It’s not often you read a profile of a man fit for comic books. One whose life so closely resembles a superhero’s that a movie was made about him. In that movie genius billionaire Tony Stark builds a powerful metal suit that can fly, produce unlimited energy, and battle gods. Which nearly describes Elon Musk.
Ok, maybe that’s an exaggeration but Musk is flying people into space, building electric cars, running a billion-dollar solar company, and – his latest venture – trying to create a super train that’s “at least twice as fast as a plane, solar powered and leaves right when you arrive.”
Those are some achievements fit for a superhero – and you have to wonder, how can one man do all that? It’s hard to put in words but more comparisons help – from Business Week:
Friends and colleagues describe him as Steve Jobs, John D. Rockefeller, and Howard Hughes rolled into one. “He’s a throwback to when people were doing less incrementalist things,” says Peter Thiel, the tech investor who co-founded PayPal with Musk. “The companies he’s started are executing against a vision measured not in years but in decades.”
I’m not sure what that means, but it definitely makes for an interesting profile – Elon Musk, the 21st Century Industrialist.
Continue reading Interesting profile on Elon Musk – a genius billionaire changing the world
Caped crusaders are out and proud this year at Comic-Con International. Even Superman and Batman at the Prism Comics booth wear snug Underoos, capes and chef’s aprons — but not much else — as they entertain passersby.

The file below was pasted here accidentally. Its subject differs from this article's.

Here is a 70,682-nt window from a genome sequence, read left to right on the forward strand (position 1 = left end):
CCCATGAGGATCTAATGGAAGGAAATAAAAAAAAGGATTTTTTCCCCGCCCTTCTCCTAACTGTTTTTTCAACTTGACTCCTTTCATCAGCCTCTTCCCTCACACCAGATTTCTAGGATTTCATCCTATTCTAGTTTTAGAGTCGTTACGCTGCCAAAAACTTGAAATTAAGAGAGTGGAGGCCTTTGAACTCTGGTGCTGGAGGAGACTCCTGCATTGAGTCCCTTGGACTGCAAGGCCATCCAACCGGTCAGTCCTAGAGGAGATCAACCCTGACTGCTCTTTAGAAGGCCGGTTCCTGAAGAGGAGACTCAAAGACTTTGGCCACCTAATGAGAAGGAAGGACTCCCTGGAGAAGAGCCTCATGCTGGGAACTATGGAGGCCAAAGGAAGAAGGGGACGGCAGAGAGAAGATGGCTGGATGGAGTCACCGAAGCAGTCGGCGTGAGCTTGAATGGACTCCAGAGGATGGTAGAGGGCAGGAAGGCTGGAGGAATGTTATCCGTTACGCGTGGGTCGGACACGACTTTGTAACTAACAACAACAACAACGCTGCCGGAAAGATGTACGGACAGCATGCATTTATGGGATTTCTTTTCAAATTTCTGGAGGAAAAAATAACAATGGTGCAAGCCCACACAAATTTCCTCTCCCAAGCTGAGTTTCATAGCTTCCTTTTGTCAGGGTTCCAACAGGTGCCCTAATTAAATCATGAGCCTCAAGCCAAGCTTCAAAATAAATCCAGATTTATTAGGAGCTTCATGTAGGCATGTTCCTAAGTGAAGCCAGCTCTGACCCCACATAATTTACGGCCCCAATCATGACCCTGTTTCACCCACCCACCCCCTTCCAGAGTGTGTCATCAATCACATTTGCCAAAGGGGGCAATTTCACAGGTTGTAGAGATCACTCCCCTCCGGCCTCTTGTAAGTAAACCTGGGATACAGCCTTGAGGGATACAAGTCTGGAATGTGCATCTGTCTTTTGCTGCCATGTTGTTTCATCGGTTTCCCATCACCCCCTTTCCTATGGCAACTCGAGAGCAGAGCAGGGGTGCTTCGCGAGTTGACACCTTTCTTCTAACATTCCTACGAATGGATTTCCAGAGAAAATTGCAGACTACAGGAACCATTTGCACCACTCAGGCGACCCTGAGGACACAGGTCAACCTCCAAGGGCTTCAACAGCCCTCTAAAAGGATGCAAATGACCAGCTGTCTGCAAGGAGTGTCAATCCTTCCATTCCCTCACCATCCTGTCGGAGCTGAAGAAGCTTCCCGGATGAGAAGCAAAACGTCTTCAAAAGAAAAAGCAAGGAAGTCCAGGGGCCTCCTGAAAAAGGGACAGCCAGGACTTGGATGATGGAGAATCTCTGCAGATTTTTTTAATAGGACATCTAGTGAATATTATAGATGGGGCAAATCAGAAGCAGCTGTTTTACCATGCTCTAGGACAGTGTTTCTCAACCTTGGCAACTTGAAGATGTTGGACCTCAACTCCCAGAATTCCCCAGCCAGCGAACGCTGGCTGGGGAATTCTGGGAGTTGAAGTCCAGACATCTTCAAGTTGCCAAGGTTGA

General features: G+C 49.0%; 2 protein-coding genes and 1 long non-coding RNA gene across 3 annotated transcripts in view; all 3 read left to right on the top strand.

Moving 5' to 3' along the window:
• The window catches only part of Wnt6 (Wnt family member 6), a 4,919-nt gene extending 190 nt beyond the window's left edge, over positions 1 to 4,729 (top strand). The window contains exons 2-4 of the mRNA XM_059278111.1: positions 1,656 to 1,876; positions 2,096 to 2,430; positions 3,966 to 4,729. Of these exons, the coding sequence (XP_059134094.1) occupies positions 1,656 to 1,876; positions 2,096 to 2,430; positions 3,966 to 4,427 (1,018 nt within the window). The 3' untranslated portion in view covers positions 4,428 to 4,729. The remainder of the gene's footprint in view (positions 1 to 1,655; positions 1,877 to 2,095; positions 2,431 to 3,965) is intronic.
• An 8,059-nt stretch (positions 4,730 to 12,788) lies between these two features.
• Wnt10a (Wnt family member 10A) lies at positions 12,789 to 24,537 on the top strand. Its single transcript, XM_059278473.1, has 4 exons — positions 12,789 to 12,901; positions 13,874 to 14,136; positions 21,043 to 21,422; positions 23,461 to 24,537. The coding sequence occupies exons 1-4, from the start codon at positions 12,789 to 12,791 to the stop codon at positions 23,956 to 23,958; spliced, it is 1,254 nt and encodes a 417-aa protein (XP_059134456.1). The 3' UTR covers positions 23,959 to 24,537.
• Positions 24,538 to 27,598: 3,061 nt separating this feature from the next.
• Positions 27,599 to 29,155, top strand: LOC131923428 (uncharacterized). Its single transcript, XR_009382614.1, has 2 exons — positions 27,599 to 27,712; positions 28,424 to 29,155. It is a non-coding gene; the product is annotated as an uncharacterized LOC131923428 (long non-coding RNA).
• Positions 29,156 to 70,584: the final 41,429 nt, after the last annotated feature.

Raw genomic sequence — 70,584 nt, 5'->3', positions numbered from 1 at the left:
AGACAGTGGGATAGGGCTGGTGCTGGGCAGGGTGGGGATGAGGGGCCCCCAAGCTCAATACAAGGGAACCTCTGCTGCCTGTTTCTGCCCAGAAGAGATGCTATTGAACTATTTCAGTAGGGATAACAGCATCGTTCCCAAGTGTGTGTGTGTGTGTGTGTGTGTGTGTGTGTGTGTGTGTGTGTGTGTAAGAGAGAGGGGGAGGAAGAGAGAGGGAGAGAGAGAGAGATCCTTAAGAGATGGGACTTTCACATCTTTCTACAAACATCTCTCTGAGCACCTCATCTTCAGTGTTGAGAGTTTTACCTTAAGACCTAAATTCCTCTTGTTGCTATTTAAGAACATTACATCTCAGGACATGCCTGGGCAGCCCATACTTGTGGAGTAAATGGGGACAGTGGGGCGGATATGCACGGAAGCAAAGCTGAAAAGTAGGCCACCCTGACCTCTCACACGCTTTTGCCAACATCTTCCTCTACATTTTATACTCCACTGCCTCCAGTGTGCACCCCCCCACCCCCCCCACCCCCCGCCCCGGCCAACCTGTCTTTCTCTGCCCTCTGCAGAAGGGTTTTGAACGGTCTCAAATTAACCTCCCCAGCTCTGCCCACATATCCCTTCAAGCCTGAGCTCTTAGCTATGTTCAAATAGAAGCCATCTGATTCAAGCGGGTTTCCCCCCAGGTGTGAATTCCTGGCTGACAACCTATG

“It feels revolutionary,” says Scott Covert, decked out as Batman’s sidekick, Robin, at one of the convention’s many panels about gay culture and the comic book world. He flips the lip of his cape as he adds, “There’s more tolerance this year.”
Gay Geekdom celebrated last month when Marvel’s mutant superhero, Northstar, married his longtime partner, Kyle, in “Astonishing X-Men No. 51.” The day the issue was released, comic book shops nationwide, including L.A.’s Meltdown Comics, hosted commitment ceremonies, vow renewals or parties; and there was a legal same-sex wedding at Midtown Comics in Manhattan.
Also in June, DC Comics resurrected the original Golden Age Green Lantern, featuring Alan Scott as a gay man. Even Archie Comics’ All-American Riverdale was the site of a biracial, military-themed, same-sex wedding earlier this year.
More on this – Hero Complex: Comic-Con: Gay characters enjoying new prominence, tolerance
Continue reading Comic-Con goes LGBT in 2012 – costumes, panels, & storylines
Best Short Story
“The Seventh,” by Darwyn Cooke, in Richard Stark’s Parker: The Martini Edition (IDW)
Best Single Issue (or One-Shot)
Daredevil #7, by Mark Waid, Paolo Rivera, and Joe Rivera (Marvel)
Best Continuing Series
Daredevil, by Mark Waid, Marcos Martin, Paolo Rivera, and Joe Rivera (Marvel)
Best Limited Series
Criminal: The Last of the Innocent, by Ed Brubaker and Sean Phillips (Marvel Icon)
Best Publication for Early Readers (up to age 7)
Dragon Puncher Island, by James Kochalka (Top Shelf)
Best Publication for Kids (ages 8-12)
Snarked, by Roger Langridge (kaboom!)
Best Publication for Young Adults (Ages 12-17)
Anya’s Ghost, by Vera Brosgol (First Second)
Dark Horse Presents, edited by Mike Richardson (Dark Horse)